My long and tortuous history with the musical Next to Normal continues. When I was down in the city to see Bernadette Peters and Elaine Stritch in A Little Night Music (see my review below), I decided to make it the weekend of the replacement casts and take in real-life married couple Marin Mazzie and Jason Danieley, who recently took over the leads in Next to Normal.
Regular readers will recall my strong reaction to Next to Normal in both its Off-Broadway (my review) and Broadway (my review) incarnations. I won't rehash my reservations here, but I will say that there was something about the production with Mazzie and Danieley in the leads that made the apparent message of the show more ambiguous, which for me is a good thing. Life is ambiguous, and art is more satisfying when it reflects that lack of certainty.
Perhaps it was the comparative subtlety of the performances, particularly that of Marin Mazzie, that made the message less blunt. (Alice Ripley is many things, but she's certainly not subtle.) But seeing Next to Normal with an almost entirely new cast provided the opportunity to evaluate the piece afresh.
The show started off a bit garbled and indistinct. Quite a few of the lines and lyrics were lost to poor diction and a general lack of focus, on everyone's part. But things quickly improved in that respect. Mazzie wasn't quite getting the laughs that Ripley got from the role, but Mazzie's Diana was more human and believable, and more heartbreaking as a result. Plus, Mazzie has a killer belt, and she doesn't share Ripley's pitch problems. Personally, I didn't witness any intonation issues with Ripley either time I saw her in the show, but that is a frequent criticism that I've heard leveled against her.
Again, Mazzie's Diana is a lot more realistic, and considerably less batshit, than Ripley's. Don't get me wrong: Ripley was terrific in the role. But Mazzie is effective in an entirely different way. Her moment in act 1 with the music box ("I Dreamed a Dance") was profoundly moving. And the look she gave her husband Dan at the end of act 1 as she was being wheeled off to her first ECT treatment was so incredibly haunting that I haven't been able to erase it from my mind. I may never forget the sheer terror on her face. It was one of the most stunning moments I've ever experienced in the theater.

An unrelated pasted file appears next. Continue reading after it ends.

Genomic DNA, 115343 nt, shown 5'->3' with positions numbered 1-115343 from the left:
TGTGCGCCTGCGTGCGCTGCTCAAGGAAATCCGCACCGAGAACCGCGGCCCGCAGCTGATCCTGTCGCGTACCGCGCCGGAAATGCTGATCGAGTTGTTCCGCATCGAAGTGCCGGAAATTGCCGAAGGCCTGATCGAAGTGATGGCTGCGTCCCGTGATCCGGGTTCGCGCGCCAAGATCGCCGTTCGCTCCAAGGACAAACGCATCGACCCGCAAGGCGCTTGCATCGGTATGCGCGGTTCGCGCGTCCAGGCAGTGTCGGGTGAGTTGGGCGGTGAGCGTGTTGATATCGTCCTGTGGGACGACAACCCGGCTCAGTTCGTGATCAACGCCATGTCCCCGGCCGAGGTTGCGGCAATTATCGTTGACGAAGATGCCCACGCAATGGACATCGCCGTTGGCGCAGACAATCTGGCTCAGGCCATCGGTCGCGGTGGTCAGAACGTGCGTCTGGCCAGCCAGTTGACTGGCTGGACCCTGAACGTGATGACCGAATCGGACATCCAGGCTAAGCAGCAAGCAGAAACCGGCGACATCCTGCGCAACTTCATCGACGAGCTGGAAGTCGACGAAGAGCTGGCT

As for Jason Danieley, he may need a bit more time to warm up to the role of Dan, Diana's husband. Danieley seemed a bit too casual in performance, playing at a level that was not commensurate with the stakes of the proceedings. He was never less than serviceable, but he didn't really start making an emotional impact until the climax of the show, at which point he acquitted himself nicely. Plus, whereas Mazzie's vocals meshed well with the pop/rock idiom of Tom Kitt's score, Danieley's legit style was a bit out of place.
Taking Aaron Tveit's place in the pivotal role of Gabe is Kyle Dean Massey, who also played the role while Tveit was in Seattle for the out-of-town tryout for Catch Me if You Can. Massey seems to have been cast based on how much he looks and sounds like Tveit, but he's certainly talented in his own right, and brings a number of individual touches to his portrayal. Meghann Fahey as Natalie was considerably less grating than Jennifer Damiano, who's off to star in the debacle-in-progress that is Spider-Man: Turn Off the Dark. Damiano irritated me to no end, although in retrospect in may have been that Damiano was more fully evincing the annoying female-teenager self-centered-ness and sarcasm. Whatever, Fahey was a lot less likely to set my teeth on edge.
So, Next to Normal definitely seems to be growing on me, particularly under the auspices of the new Broadway cast. After my strong negative reaction to the show in its initial run, it's a bit of surprise. Who knew I'd become such a fan, if only a reluctant one?